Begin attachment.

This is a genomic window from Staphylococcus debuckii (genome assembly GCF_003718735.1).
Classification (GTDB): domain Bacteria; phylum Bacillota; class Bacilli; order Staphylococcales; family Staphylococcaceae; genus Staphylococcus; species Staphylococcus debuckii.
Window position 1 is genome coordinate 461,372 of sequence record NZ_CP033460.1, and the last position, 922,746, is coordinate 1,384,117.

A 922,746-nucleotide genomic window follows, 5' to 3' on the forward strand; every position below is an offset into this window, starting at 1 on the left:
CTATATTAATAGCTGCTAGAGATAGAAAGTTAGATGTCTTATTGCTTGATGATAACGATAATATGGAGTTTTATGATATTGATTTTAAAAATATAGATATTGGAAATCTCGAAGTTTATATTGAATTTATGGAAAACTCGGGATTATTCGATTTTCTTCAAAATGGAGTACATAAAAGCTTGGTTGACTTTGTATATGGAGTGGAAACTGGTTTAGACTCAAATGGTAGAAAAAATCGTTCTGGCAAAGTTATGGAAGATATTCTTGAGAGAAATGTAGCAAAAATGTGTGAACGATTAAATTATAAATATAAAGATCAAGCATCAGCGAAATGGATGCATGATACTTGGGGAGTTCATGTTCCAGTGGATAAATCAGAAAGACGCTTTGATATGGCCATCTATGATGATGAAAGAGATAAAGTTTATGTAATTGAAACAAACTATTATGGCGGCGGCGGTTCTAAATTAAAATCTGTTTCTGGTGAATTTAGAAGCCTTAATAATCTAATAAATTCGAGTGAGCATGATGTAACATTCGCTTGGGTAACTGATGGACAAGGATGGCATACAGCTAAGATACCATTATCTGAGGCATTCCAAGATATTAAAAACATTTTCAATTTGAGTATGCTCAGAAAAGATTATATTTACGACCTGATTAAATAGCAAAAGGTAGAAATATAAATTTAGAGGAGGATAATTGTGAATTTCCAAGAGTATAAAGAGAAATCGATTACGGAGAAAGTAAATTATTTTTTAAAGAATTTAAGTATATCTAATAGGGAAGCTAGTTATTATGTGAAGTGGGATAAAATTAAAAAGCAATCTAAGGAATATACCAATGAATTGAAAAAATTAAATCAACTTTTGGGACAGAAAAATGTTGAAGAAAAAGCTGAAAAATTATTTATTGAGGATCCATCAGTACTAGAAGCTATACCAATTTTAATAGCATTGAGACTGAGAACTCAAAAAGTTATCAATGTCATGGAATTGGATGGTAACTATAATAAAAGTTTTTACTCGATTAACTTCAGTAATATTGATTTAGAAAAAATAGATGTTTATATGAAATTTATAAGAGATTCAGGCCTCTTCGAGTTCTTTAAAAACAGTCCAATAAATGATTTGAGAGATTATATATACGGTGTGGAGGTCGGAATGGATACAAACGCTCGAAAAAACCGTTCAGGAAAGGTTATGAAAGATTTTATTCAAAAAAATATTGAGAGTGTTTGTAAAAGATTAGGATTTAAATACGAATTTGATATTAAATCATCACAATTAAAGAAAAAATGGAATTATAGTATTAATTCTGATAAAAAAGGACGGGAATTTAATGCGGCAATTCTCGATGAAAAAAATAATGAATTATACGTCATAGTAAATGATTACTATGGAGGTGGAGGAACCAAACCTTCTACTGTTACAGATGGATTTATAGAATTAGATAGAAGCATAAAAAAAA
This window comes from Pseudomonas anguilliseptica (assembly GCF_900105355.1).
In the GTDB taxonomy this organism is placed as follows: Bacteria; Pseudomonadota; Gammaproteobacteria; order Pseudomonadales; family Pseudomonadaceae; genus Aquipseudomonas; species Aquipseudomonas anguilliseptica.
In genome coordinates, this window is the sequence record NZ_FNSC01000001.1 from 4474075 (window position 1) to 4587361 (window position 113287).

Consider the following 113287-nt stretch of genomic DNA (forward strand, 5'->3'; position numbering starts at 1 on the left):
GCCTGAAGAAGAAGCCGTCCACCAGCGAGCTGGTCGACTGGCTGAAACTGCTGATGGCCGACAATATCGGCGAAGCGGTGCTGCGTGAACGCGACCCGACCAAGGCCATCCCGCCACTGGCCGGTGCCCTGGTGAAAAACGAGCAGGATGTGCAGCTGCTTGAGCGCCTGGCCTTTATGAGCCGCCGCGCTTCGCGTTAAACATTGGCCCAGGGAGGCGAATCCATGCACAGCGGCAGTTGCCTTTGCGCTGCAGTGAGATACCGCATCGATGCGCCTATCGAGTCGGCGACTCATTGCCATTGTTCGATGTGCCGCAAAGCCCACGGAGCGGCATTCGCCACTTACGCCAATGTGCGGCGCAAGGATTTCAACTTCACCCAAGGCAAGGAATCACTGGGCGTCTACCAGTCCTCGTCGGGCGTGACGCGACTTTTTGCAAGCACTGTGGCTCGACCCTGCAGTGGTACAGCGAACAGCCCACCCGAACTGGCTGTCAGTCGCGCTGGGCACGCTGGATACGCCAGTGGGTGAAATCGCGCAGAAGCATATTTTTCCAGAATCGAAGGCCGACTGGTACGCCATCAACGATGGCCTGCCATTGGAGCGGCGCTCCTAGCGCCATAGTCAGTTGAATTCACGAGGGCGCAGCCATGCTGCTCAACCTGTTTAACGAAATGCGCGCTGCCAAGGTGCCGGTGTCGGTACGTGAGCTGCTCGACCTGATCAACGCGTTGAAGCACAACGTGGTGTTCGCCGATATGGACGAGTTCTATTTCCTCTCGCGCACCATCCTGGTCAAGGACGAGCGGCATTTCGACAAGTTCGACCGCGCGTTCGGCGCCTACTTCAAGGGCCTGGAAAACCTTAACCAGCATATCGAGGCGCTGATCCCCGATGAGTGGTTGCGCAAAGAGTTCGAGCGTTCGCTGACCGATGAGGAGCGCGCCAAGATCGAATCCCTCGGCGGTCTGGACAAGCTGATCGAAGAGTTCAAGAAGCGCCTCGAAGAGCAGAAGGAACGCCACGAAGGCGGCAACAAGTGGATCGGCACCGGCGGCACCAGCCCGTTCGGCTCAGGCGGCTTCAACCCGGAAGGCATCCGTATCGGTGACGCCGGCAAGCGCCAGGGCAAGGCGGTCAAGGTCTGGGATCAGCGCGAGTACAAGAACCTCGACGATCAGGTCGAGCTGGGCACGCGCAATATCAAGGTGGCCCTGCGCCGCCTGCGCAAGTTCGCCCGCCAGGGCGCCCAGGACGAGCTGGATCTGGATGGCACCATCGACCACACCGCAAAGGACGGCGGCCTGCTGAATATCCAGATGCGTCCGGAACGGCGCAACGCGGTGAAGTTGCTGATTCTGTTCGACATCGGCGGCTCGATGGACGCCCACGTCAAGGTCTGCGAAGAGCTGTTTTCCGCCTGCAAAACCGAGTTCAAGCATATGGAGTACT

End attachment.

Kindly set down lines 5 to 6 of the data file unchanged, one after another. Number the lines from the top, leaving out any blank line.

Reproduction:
CTATATTAATAGCTGCTAGAGATAGAAAGTTAGATGTCTTATTGCTTGATGATAACGATAATATGGAGTTTTATGATATTGATTTTAAAAATATAGATATTGGAAATCTCGAAGTTTATATTGAATTTATGGAAAACTCGGGATTATTCGATTTTCTTCAAAATGGAGTACATAAAAGCTTGGTTGACTTTGTATATGGAGTGGAAACTGGTTTAGACTCAAATGGTAGAAAAAATCGTTCTGGCAAAGTTATGGAAGATATTCTTGAGAGAAATGTAGCAAAAATGTGTGAACGATTAAATTATAAATATAAAGATCAAGCATCAGCGAAATGGATGCATGATACTTGGGGAGTTCATGTTCCAGTGGATAAATCAGAAAGACGCTTTGATATGGCCATCTATGATGATGAAAGAGATAAAGTTTATGTAATTGAAACAAACTATTATGGCGGCGGCGGTTCTAAATTAAAATCTGTTTCTGGTGAATTTAGAAGCCTTAATAATCTAATAAATTCGAGTGAGCATGATGTAACATTCGCTTGGGTAACTGATGGACAAGGATGGCATACAGCTAAGATACCATTATCTGAGGCATTCCAAGATATTAAAAACATTTTCAATTTGAGTATGCTCAGAAAAGATTATATTTACGACCTGATTAAATAGCAAAAGGTAGAAATATAAATTTAGAGGAGGATAATTGTGAATTTCCAAGAGTATAAAGAGAAATCGATTACGGAGAAAGTAAATTATTTTTTAAAGAATTTAAGTATATCTAATAGGGAAGCTAGTTATTATGTGAAGTGGGATAAAATTAAAAAGCAATCTAAGGAATATACCAATGAATTGAAAAAATTAAATCAACTTTTGGGACAGAAAAATGTTGAAGAAAAAGCTGAAAAATTATTTATTGAGGATCCATCAGTACTAGAAGCTATACCAATTTTAATAGCATTGAGACTGAGAACTCAAAAAGTTATCAATGTCATGGAATTGGATGGTAACTATAATAAAAGTTTTTACTCGATTAACTTCAGTAATATTGATTTAGAAAAAATAGATGTTTATATGAAATTTATAAGAGATTCAGGCCTCTTCGAGTTCTTTAAAAACAGTCCAATAAATGATTTGAGAGATTATATATACGGTGTGGAGGTCGGAATGGATACAAACGCTCGAAAAAACCGTTCAGGAAAGGTTATGAAAGATTTTATTCAAAAAAATATTGAGAGTGTTTGTAAAAGATTAGGATTTAAATACGAATTTGATATTAAATCATCACAATTAAAGAAAAAATGGAATTATAGTATTAATTCTGATAAAAAAGGACGGGAATTTAATGCGGCAATTCTCGATGAAAAAAATAATGAATTATACGTCATAGTAAATGATTACTATGGAGGTGGAGGAACCAAACCTTCTACTGTTACAGATGGATTTATAGAATTAGATAGAAGCATAAAAAAAA
This window comes from Pseudomonas anguilliseptica (assembly GCF_900105355.1).